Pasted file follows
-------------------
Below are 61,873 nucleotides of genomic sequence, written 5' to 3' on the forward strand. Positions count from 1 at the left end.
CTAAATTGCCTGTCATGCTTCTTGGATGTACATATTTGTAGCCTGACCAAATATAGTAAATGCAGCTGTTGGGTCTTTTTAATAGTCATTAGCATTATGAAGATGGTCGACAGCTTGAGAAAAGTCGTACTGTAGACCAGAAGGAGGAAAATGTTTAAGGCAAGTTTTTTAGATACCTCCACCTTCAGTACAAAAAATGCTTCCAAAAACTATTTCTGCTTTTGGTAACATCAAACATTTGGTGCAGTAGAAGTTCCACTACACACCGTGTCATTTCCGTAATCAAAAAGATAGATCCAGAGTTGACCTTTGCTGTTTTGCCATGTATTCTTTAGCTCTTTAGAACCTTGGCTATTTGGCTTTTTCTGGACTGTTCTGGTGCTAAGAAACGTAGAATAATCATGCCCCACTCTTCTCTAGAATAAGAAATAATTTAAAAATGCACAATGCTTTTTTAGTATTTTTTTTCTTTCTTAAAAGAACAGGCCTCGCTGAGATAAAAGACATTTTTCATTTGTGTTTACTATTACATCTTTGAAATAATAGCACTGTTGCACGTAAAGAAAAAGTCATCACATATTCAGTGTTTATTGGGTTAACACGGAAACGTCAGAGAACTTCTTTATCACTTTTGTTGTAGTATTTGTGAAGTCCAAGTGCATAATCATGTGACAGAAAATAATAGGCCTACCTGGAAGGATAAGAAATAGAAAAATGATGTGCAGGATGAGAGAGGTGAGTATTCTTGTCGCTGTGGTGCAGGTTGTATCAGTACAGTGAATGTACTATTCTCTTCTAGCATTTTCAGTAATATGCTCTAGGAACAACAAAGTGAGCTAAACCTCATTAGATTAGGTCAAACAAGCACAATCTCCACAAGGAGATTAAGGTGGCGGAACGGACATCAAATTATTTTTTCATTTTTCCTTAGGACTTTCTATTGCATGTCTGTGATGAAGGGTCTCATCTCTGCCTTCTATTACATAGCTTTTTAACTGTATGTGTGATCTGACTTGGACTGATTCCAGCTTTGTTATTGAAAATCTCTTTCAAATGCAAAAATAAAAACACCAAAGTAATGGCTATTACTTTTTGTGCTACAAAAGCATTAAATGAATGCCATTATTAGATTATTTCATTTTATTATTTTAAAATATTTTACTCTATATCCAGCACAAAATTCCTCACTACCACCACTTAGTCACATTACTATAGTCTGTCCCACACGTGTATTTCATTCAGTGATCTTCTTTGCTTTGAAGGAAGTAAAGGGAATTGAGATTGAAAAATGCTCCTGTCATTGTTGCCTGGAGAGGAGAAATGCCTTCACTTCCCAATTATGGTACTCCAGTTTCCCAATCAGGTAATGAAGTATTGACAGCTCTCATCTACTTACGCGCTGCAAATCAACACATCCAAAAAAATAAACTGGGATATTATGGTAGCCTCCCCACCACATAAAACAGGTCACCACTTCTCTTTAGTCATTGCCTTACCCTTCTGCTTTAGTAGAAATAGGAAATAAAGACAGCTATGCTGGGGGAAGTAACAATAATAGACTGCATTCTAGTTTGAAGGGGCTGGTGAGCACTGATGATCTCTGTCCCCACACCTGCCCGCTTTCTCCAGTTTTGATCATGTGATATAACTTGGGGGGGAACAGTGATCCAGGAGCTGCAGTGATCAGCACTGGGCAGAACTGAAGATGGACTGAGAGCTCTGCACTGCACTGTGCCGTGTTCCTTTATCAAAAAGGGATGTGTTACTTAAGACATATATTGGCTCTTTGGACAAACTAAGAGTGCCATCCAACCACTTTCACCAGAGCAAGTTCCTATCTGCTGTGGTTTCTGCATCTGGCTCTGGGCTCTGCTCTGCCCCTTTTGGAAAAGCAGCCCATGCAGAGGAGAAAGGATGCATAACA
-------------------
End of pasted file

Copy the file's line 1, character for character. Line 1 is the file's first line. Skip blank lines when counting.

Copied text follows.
Below are 61,873 nucleotides of genomic sequence, written 5' to 3' on the forward strand. Positions count from 1 at the left end.